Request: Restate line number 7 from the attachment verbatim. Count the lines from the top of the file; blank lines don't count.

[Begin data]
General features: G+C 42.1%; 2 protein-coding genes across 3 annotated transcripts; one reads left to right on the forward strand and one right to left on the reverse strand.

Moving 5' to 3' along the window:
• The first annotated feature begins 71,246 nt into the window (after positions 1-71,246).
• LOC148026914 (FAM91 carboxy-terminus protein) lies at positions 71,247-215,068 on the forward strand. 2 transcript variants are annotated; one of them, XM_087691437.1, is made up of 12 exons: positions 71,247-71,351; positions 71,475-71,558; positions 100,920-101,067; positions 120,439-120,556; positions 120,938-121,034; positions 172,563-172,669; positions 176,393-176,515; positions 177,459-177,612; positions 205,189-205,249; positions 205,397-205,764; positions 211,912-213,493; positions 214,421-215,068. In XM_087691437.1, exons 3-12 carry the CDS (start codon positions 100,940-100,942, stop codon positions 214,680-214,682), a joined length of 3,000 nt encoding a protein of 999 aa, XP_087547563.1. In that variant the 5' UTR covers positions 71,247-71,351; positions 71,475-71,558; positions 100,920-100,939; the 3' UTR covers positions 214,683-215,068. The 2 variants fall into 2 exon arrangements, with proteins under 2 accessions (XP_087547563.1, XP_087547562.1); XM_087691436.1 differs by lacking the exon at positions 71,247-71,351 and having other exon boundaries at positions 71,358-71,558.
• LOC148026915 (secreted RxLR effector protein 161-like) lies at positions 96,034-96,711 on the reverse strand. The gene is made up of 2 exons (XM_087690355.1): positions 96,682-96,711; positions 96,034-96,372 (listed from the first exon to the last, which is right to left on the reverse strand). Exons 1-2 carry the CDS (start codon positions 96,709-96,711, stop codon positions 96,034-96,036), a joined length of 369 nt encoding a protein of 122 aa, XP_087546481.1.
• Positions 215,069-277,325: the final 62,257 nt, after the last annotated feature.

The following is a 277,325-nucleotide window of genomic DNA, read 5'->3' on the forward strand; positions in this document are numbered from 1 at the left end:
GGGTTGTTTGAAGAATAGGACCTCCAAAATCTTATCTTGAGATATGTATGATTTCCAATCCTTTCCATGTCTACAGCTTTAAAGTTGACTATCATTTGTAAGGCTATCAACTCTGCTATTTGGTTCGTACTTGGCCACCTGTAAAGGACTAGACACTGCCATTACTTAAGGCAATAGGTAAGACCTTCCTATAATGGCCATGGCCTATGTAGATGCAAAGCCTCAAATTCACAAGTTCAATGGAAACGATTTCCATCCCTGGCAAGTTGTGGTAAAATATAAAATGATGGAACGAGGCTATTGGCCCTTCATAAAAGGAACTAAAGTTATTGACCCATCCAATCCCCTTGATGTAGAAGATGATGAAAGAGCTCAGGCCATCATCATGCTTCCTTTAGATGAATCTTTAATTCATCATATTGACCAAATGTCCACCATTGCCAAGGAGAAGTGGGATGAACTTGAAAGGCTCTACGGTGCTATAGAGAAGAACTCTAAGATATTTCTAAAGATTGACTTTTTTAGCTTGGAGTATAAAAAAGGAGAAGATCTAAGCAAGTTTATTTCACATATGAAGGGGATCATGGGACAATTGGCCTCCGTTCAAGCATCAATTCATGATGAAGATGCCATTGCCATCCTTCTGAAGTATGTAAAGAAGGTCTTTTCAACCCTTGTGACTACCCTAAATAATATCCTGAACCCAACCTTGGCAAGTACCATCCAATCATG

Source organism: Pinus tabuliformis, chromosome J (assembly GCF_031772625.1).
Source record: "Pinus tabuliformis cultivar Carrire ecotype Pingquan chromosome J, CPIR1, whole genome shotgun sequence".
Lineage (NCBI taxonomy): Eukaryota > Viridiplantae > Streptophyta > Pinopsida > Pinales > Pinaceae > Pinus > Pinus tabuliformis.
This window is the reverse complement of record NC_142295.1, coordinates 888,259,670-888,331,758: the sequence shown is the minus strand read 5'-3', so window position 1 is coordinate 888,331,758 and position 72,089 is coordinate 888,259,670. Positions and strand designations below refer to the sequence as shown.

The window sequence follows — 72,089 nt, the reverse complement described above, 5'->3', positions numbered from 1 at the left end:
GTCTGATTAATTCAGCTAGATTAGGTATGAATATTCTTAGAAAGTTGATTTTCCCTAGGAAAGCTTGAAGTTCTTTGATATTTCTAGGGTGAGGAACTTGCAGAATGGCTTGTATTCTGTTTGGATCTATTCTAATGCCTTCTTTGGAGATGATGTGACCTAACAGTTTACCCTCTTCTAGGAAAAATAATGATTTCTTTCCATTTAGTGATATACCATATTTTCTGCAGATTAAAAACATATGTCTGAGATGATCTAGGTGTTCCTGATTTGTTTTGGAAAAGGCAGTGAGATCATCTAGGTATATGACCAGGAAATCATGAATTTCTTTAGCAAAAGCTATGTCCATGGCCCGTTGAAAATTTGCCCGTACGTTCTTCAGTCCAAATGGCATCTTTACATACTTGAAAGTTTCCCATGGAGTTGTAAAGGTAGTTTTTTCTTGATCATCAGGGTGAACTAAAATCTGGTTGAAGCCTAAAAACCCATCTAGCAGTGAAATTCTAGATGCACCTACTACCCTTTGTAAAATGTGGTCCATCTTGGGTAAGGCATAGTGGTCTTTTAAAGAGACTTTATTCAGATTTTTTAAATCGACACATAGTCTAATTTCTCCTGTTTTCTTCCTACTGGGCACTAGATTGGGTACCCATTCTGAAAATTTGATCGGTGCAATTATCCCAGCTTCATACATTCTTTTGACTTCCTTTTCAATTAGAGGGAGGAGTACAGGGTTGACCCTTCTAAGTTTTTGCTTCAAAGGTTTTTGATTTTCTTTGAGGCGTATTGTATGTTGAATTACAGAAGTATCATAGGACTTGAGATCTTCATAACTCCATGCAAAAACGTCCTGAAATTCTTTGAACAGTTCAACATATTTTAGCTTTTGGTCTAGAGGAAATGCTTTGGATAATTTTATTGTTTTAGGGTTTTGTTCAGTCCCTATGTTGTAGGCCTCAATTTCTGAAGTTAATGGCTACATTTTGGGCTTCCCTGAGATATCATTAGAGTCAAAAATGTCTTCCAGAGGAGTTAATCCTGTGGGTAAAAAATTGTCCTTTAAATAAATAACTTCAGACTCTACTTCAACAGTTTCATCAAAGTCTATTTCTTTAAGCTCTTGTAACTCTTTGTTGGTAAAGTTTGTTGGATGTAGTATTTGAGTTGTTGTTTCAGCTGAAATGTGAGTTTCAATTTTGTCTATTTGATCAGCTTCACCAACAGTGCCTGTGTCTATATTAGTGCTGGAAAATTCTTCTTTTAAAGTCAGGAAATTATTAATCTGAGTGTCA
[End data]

The following is a 277,325-nucleotide window of genomic DNA, read 5'->3' on the forward strand; positions in this document are numbered from 1 at the left end: